A network that uses multiple network architectures and operating systems. An example of a heterogeneous network at the hardware level is a combination of Ethernet and Token Ring local area networks (LANs) connected with a Fiber Distributed Data Interface (FDDI) backbone.
An example at the network operating system (NOS) level is a server room in which some machines are running Microsoft Windows NT, others are running UNIX, and still others are running Novell NetWare. An example at the application level is a messaging system that includes Microsoft Exchange Server, Novell GroupWise, UNIX Sendmail, and IBM PROFS mail systems.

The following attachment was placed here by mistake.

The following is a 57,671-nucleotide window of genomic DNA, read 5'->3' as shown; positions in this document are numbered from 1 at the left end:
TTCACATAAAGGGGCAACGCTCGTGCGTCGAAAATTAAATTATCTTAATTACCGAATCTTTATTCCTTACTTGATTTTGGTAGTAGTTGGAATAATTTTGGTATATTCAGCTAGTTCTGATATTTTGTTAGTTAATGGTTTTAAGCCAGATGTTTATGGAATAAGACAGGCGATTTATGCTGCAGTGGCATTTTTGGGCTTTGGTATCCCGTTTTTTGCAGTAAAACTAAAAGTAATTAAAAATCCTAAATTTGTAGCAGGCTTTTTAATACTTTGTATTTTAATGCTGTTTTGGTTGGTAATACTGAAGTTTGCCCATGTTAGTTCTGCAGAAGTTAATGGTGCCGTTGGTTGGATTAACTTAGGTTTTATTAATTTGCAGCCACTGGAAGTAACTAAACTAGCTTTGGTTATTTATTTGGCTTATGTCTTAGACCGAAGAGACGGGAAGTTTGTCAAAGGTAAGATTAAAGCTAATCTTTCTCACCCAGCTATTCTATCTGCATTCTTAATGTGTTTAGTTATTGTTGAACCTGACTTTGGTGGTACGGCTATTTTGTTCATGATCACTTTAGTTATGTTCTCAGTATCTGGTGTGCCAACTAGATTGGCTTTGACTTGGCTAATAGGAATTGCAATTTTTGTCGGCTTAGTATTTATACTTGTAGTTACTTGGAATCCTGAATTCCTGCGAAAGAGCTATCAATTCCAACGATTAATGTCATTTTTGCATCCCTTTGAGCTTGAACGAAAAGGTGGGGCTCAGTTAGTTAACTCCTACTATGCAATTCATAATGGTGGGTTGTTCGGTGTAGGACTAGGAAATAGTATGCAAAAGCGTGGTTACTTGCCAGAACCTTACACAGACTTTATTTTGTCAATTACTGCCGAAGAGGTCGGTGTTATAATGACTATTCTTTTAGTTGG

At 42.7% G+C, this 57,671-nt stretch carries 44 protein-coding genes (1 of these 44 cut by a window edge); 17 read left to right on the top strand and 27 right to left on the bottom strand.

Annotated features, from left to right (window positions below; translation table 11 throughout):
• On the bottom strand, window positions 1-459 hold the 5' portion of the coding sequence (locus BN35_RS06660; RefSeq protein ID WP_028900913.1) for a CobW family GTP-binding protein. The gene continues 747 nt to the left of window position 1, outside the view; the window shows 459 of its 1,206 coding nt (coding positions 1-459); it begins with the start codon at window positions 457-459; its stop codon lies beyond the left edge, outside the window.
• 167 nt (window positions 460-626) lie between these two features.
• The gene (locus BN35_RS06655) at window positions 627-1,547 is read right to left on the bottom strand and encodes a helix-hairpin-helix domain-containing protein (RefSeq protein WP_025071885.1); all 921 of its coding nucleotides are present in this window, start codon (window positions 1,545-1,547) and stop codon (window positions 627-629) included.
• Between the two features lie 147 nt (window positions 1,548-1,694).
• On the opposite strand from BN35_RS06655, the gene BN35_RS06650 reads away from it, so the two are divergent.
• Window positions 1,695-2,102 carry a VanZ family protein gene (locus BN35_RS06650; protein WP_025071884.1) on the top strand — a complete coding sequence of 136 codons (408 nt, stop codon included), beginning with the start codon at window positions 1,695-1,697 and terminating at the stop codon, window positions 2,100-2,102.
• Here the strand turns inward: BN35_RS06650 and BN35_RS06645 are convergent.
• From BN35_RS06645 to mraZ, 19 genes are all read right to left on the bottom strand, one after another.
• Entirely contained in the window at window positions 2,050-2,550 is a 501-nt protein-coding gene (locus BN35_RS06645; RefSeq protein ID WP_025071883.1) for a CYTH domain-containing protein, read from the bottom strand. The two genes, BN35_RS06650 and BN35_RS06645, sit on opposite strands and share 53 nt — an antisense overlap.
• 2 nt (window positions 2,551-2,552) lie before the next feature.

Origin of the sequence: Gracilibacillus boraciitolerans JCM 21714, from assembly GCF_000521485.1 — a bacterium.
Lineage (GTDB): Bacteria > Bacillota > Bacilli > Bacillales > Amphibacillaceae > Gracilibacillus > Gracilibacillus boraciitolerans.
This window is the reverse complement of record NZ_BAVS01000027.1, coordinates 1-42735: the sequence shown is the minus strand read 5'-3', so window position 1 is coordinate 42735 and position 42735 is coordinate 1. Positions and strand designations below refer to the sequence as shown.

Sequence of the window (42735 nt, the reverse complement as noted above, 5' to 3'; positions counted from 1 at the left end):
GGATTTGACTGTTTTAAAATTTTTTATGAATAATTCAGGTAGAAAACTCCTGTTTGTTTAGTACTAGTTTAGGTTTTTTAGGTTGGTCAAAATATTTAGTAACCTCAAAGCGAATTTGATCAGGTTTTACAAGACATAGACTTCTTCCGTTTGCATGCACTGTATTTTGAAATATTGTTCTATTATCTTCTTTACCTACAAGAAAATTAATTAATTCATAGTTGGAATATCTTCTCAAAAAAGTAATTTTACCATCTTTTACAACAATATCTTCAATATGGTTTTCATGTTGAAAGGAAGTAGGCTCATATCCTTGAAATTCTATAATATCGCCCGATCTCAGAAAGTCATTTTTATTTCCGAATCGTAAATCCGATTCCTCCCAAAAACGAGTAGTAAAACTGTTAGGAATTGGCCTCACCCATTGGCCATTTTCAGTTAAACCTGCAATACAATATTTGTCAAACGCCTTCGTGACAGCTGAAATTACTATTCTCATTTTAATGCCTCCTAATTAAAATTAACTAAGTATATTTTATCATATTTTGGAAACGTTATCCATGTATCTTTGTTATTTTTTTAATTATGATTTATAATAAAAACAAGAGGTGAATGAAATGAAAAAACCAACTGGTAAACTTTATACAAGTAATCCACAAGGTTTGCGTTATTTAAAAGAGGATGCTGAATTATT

Heterogeneous networks are generally more complex to administer than homogeneous networks. Most networks are heterogeneous because they evolve over a period of time. Most startup companies cannot afford to buy a completely homogeneous, state-of-the-art network platform, and even if they could, it would soon become out of date.
One advantage of deliberately maintaining a heterogeneous network is that customers can use any product they choose instead of being locked into a single vendor’s system. Networking and operating system choices can be made on a “best-served” basis instead of an “only buy from us” approach.